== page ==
Mystery, Wonder and the Mystical

A few nights ago I received an encouraging e-mail from David Zinger saying that he had enjoyed reading my manifesto, “Purposive Drift: making it up as we go along”. He went on to say that it reminded him of two sources, Phil Simmons who wrote “Learning to Fall” before he died and H. B. Gelatt’s “Positive Uncertainty”. I intended to follow up on the “Positive Uncertainty” lead because it does seem to have very strong links with my thinking about Purposive Drift. But what really struck me was the Phil Simmons piece, which, perhaps in deeper way, links with my concerns. What he has to say about “mystery” resonates very strongly with my sense of Purposive Drift:
“…I’m writing, I suppose, to say that life is not a problem to be solved. What do I mean by that? Surely life presents us with problems. When I have a toothache, I try to think rationally about its causes. I consider possible remedies, their costs and consequences. I might consult an expert, in this case a dentist, who is skilled in solving this particular sort of problem. And thus we get through much of life. As a culture we have accomplished a great deal by seeing life as a set of problems to be solved. We have invented new medicines, we have traveled to the moon, developed the computer on which I am writing this essay. We learned our method from the Greeks. From childhood on we are taught to be little Aristotles. We observe the world, we break down what we see into its component parts. We perceive problems and set about solving them, laying out our solutions in ordered sequences like the instructions for assembling a child’s bicycle. We have gotten so good at this method that we apply it to everything, and so we have magazine articles telling us the six ways to find a mate, the eight ways to bring greater joy into your life, the ten elements of a successful family, the twelve steps toward spiritual enlightenment. We choose to see life as a technical matter.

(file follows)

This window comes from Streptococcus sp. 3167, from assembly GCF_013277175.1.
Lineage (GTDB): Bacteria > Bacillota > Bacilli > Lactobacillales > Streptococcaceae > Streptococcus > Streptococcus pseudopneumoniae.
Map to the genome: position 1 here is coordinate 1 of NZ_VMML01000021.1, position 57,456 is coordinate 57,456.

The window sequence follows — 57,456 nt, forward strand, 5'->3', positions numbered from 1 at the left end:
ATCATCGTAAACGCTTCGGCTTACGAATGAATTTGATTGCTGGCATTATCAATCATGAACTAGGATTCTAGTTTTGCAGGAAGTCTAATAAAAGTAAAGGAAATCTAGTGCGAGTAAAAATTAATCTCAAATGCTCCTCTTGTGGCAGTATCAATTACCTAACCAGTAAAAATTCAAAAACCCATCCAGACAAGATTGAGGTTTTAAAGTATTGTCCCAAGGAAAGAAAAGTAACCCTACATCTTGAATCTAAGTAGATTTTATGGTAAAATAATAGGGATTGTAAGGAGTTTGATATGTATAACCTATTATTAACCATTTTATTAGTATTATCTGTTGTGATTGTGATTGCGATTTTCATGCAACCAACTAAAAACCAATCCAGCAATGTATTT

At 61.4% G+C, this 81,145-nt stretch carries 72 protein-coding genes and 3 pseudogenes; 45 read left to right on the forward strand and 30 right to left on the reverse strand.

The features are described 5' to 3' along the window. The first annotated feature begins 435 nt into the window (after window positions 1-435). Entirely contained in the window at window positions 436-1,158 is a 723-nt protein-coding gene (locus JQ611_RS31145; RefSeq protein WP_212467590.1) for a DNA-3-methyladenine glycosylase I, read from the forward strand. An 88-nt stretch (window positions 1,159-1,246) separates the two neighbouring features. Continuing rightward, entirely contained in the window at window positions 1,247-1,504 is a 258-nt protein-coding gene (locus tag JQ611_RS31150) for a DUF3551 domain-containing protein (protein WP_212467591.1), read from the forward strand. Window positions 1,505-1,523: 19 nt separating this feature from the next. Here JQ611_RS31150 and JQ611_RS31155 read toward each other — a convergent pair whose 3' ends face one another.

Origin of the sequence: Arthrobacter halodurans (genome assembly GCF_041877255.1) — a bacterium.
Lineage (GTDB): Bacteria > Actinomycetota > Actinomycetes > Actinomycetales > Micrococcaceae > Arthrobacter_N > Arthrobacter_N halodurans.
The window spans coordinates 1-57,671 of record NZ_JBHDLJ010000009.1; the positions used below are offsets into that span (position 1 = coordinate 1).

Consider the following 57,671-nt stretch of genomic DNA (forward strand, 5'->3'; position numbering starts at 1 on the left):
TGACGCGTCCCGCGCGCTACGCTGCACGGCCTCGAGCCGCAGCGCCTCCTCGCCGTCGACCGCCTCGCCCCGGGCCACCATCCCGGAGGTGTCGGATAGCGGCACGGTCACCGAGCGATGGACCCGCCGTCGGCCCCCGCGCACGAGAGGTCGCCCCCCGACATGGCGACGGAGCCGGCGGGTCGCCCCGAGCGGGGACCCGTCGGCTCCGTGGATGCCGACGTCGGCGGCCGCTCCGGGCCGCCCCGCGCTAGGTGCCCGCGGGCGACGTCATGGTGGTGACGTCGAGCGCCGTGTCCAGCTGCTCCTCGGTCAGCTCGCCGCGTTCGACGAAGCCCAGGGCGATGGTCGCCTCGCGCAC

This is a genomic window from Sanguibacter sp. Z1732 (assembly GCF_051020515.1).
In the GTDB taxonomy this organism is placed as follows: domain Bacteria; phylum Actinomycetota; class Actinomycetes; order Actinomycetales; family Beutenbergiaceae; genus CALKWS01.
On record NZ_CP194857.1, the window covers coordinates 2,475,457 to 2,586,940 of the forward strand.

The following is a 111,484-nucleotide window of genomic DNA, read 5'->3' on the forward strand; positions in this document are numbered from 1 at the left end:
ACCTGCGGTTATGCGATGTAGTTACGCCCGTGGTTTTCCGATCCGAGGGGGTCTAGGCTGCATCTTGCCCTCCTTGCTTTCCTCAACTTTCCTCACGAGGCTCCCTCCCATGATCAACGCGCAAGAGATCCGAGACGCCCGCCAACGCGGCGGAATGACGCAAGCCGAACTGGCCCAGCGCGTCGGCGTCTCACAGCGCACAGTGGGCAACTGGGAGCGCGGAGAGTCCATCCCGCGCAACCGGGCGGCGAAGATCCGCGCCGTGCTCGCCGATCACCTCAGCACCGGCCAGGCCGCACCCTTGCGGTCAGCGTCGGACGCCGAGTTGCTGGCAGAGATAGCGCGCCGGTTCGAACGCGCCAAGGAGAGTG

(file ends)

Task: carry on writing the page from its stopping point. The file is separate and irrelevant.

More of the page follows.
And here is where we go wrong. For at its deepest levels life is not a problem, but a mystery. The distinction, which I borrow from the philosopher Gabriel Marcel, is fundamental: problems are to be solved, true mysteries are not. Personally, I wish I could have learned this lesson more easily—without, perhaps, having to give up my tennis game. But each of us finds his or her own way to mystery. At one time or another, each of us confronts an experience so powerful, bewildering, joyous, or terrifying that all our efforts to see it as a “problem” are futile. Each of us is brought to the cliff’s edge. At such moments we can either back away in bitterness or confusion, or leap forward into mystery. And what does mystery ask of us? Only that we be in its presence, that we fully, consciously, hand ourselves over. That is all, and that is everything. We can participate in mystery only by letting go of solutions. This letting go is the first lesson of falling, and the hardest.”

Curiously, this reminded me of another passage that made a deep impression on me many, many years ago. It is from Melvin Konner’s “The Tangled Wing”, which has recently been re-published and is well worth reading for his subtle and humane discussion of the “biological constraints on the human spirit”:
“It seems to me that we are losing the sense of wonder, the hallmark of our species and the central feature of the human spirit. Perhaps this is due to the depredations of science and technology against the arts and the humanities, but I doubt it—although this is certainly something to be concerned about. I suspect it is simply that the human spirit is insufficiently developed at this moment in evolution, much like the wing of archaeopteryx. Whether we can free it for further development will depend, I think, on the full reinstatement of the sense of wonder. It must be reinstated in relation not only to the natural world but to the human world as well. At the conclusion of all our studies we must try once again to experience the human soul as soul, and not just as a buzz of bio-electricity; the human will as will, and not just as a surge of hormones; the human heart not just as a fibrous, sticky pump, but as the metaphoric organ of understanding. We need not believe in them as metaphysical entities—they are as real as the flesh and blood they are made of. But we must believe in them as entities; not as analyzed fragments but as wholes made real by our contemplation of them, by the words we use to talk of them, by the way we have transmuted them to speech. We must stand in awe of them as unassailable, even though they are dissected before our eyes.”

And finally, from Ludwig Wittgenstein:
“It is not how things are in the world that is mystical, but that it exists.”

It seems to me that if we are to lead full lives as human beings a sense of mystery, wonder and even the mystical are an important part of that life. This does not mean positing supernatural entities, indeed I would go further and say that positing supernatural entities diminishes our sense of of mystery, wonder and the mystical and somehow makes them too mundane and in a curious way touches on the blasphemous.